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Plexxi for the 99.9 percent

A few weeks ago I attempted to explain what Plexxi does to someone that was not very familiar with computer networking and data centers. He owns a landscaping business and his knowledge of computers is mostly limited to casual use for browsing and some basic billing and quoting. Those moments are very humbling, it provides a great sense that while we (or maybe just me) think we do important and extremely exciting work, the vast majority of everyone else outside our little club really does not know anything about what we do, or care to know anything about what we do. And that is a wonderful reality check.

He was however sincerely interested in what we do and what was special about what we do. I spent about 10 minutes explaining what a data center is and what purpose it serves. Having everyone in the world know and use Facebook, Google, eBay and the likes really helps as a reference point of “something” that is being provided out of a large warehouse filled with computers. It is also relatively easy to articulate the size of the larger data centers in terms of the amount of computers and pure physical size, and coupled with an explanation of 100,000s of users all being “connected” to the same data center gets a reasonable association and explanation of size for most.

After that however, it gets much harder to keep explaining to those not in our little club. When I start explaining how all these computers need to be connected together because they “talk” to each other, and that we use specialized computers called “switches” and “routers” for that, the level of attention starts to wane. Speed of servers, interface cards, network capacity, bandwidth and any of these things we worry about every day have almost no meaning to everyone else. I have many times explained it by doing comparisons to the typical home computer and home broadband access speed but really the comparison means nothing. And except for us nerdy folks, they have tuned out. And probably rightfully so.

Once lost, it’s very hard to bring back. Let alone talking about optimizations, topologies, forwarding behaviors, Affinities, Integrations, APIs and all the other things that differentiate Plexxi from our competitors. So how then do you explain datacenter networking in general and Plexxi value-add specifically to someone that really does not want to know the details?

Think about the variety of ways you can send mail around the world. There is regular mail where you simply drop it into the mailbox. The post office folks take the pile of mail and separate local vs non local mail. Local mail is kept in the post office and sorted for delivery. Non local is trucked off to a processing center where it is sorted by destination. Mail is marked with a unique code (two actually, one in front that is a representation of the zip code, one in the back in bright orange that is a unique identifier of the letter, overlays anyone?), sorted, and then either passed onto the next processing plant, or passed back to a post office served by this processing plant. On the process goes until the delivery man or woman picks up mail for his or her route and delivers it.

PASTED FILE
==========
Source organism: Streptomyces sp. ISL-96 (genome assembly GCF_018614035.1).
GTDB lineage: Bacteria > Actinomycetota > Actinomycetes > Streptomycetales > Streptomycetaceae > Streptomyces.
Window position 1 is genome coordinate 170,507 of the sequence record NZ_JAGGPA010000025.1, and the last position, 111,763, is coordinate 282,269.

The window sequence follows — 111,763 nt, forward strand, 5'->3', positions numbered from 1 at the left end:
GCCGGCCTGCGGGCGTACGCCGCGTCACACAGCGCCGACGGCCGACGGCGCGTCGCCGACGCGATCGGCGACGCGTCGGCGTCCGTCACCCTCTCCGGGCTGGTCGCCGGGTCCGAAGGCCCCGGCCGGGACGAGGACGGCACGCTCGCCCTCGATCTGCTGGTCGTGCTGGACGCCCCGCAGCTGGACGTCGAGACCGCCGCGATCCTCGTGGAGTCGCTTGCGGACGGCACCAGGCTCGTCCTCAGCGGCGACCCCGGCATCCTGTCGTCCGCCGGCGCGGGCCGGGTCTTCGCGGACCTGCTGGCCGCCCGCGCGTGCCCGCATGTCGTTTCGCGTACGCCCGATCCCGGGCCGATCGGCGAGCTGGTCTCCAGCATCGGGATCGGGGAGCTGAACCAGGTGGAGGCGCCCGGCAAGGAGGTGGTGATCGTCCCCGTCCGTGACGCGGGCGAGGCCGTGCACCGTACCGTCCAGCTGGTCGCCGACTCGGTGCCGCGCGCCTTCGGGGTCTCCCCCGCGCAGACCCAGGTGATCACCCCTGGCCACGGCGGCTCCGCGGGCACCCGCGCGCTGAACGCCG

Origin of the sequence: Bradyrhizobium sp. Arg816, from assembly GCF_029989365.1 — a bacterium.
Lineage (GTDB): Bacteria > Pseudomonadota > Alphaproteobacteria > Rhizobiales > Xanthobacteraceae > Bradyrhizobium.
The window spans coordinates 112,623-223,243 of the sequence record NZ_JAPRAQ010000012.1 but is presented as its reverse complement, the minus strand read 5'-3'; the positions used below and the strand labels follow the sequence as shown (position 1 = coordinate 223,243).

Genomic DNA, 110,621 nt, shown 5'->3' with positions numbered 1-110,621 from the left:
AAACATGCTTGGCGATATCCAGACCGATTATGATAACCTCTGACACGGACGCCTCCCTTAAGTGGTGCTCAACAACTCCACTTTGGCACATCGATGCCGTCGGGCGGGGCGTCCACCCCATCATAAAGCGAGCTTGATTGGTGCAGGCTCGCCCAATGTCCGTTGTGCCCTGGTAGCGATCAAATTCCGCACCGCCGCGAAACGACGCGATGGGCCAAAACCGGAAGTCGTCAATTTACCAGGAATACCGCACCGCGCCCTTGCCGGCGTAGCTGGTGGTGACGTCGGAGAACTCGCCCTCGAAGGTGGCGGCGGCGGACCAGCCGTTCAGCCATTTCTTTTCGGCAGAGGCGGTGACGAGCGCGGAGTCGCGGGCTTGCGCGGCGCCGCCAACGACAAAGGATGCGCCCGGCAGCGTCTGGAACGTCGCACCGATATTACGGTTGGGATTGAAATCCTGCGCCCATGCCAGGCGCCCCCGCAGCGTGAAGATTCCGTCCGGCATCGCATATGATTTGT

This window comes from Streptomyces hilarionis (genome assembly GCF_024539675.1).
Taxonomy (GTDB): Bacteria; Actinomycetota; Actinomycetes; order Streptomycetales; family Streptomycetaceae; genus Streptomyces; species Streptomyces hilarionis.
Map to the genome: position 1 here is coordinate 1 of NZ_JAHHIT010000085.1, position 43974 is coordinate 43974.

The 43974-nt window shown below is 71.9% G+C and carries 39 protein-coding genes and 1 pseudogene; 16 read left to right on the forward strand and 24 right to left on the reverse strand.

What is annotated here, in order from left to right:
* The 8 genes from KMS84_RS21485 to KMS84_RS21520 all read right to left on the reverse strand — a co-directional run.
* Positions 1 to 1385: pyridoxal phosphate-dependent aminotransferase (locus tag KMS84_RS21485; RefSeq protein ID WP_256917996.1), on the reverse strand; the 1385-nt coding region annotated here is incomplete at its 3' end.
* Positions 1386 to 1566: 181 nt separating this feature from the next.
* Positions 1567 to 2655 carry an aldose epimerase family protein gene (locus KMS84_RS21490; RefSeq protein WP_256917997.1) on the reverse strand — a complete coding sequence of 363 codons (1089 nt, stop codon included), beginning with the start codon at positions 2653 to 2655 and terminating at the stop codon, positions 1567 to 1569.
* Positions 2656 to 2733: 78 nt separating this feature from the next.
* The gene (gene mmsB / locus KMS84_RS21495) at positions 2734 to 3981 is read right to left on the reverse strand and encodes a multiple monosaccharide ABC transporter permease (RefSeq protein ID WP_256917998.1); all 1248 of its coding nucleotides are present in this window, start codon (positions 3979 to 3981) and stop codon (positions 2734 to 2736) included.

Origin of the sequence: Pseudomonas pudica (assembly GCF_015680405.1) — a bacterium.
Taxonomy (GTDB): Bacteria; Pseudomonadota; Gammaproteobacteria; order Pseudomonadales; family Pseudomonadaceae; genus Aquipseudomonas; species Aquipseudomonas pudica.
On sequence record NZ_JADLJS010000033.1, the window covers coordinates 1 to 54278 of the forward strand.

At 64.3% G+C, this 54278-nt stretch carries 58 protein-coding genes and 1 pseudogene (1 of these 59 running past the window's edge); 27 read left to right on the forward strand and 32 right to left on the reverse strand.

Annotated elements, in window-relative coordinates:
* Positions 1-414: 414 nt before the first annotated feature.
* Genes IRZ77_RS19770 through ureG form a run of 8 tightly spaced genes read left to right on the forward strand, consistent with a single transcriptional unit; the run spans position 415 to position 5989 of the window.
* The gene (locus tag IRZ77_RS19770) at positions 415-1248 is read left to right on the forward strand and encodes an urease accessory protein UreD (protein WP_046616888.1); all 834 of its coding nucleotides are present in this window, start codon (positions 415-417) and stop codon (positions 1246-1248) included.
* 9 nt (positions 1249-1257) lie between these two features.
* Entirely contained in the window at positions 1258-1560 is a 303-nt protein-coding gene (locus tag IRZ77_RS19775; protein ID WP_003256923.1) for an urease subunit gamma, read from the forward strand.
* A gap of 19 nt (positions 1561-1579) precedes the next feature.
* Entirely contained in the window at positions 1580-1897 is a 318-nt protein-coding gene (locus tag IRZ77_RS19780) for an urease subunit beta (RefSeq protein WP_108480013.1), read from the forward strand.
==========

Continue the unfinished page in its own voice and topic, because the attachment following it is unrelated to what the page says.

This works fine, but sometimes you need to ship something fast. Faster than normal mail. You pay extra, but your mail takes a different path to get to its destination. Priority mail gets simple preferential treatment in the same process, but you can get better service, Express Mail (overnight delivery) that will shortcut the route between source and destination. Parcel service is bulky and requires different trucks and possibly different routes. The customer requests a specific service, and the Post Office provides it by changing the way they transport the mail.

Datacenter networks provide a similar service to servers in a data center. Except that today’s networks can only provide regular First Class and Priority mail. It all travels the same route. Which means when certain destinations are popular, things slow down. And if you want it there faster, you can’t. Or if you need to send lots of bulky mail, it takes the place of lots of regular mail. The specialized service is simply not provided.

What Plexxi networks provide is Express Mail, Parcel mail and several other variations to servers in a datacenter, combined with a system that allows you to register what type of mail you send to someone else. And that same system looks at all that needs to be delivered and figures out the best way to do so. For all the different types of mail.

I smile when I get an understanding nod when I complete my explanation of what Plexxi does and what makes it different. Mission accomplished and reality checked. We work in a little world of data centers and networking and virtualization and overlays and as exciting as it is to us, 99.9% of everyone else has no idea what we are talking about. And that’s a good thing.

[Today's fun fact: The U.S. city with the highest rate of lightning strikes per capita is Clearwater, Florida. When I first read that it sounded just fine, until I read the "per capita", which made this a weird fact.]

The post Plexxi for the 99.9 percent appeared first on Plexxi.

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Marten Terpstra is a Product Management Director at Plexxi Inc. Marten has extensive knowledge of the architecture, design, deployment and management of enterprise and carrier networks.

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